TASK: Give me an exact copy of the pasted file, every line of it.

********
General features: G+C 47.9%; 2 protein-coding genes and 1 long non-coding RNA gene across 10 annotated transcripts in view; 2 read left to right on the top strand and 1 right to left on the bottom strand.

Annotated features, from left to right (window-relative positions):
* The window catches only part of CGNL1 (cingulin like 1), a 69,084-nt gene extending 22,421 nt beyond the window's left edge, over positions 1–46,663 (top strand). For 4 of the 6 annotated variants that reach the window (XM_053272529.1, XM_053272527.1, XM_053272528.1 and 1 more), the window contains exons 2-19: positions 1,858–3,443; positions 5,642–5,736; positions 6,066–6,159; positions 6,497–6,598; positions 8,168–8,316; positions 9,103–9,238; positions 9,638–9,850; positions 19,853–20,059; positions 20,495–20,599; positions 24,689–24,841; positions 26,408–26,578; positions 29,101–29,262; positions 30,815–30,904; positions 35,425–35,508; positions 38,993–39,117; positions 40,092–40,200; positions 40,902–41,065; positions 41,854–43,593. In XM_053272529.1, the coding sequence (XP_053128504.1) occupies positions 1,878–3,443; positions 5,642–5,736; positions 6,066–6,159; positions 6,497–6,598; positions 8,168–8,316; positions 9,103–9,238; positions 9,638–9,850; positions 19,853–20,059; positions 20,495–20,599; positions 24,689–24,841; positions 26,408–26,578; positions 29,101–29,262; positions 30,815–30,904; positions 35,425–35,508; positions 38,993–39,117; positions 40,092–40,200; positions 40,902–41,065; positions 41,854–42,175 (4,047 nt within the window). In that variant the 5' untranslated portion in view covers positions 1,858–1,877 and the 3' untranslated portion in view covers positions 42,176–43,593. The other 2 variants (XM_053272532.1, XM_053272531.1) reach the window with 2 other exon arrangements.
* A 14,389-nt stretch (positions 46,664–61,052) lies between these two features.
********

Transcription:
General features: G+C 47.9%; 2 protein-coding genes and 1 long non-coding RNA gene across 10 annotated transcripts in view; 2 read left to right on the top strand and 1 right to left on the bottom strand.

Annotated features, from left to right (window-relative positions):
* The window catches only part of CGNL1 (cingulin like 1), a 69,084-nt gene extending 22,421 nt beyond the window's left edge, over positions 1–46,663 (top strand). For 4 of the 6 annotated variants that reach the window (XM_053272529.1, XM_053272527.1, XM_053272528.1 and 1 more), the window contains exons 2-19: positions 1,858–3,443; positions 5,642–5,736; positions 6,066–6,159; positions 6,497–6,598; positions 8,168–8,316; positions 9,103–9,238; positions 9,638–9,850; positions 19,853–20,059; positions 20,495–20,599; positions 24,689–24,841; positions 26,408–26,578; positions 29,101–29,262; positions 30,815–30,904; positions 35,425–35,508; positions 38,993–39,117; positions 40,092–40,200; positions 40,902–41,065; positions 41,854–43,593. In XM_053272529.1, the coding sequence (XP_053128504.1) occupies positions 1,878–3,443; positions 5,642–5,736; positions 6,066–6,159; positions 6,497–6,598; positions 8,168–8,316; positions 9,103–9,238; positions 9,638–9,850; positions 19,853–20,059; positions 20,495–20,599; positions 24,689–24,841; positions 26,408–26,578; positions 29,101–29,262; positions 30,815–30,904; positions 35,425–35,508; positions 38,993–39,117; positions 40,092–40,200; positions 40,902–41,065; positions 41,854–42,175 (4,047 nt within the window). In that variant the 5' untranslated portion in view covers positions 1,858–1,877 and the 3' untranslated portion in view covers positions 42,176–43,593. The other 2 variants (XM_053272532.1, XM_053272531.1) reach the window with 2 other exon arrangements.
* A 14,389-nt stretch (positions 46,664–61,052) lies between these two features.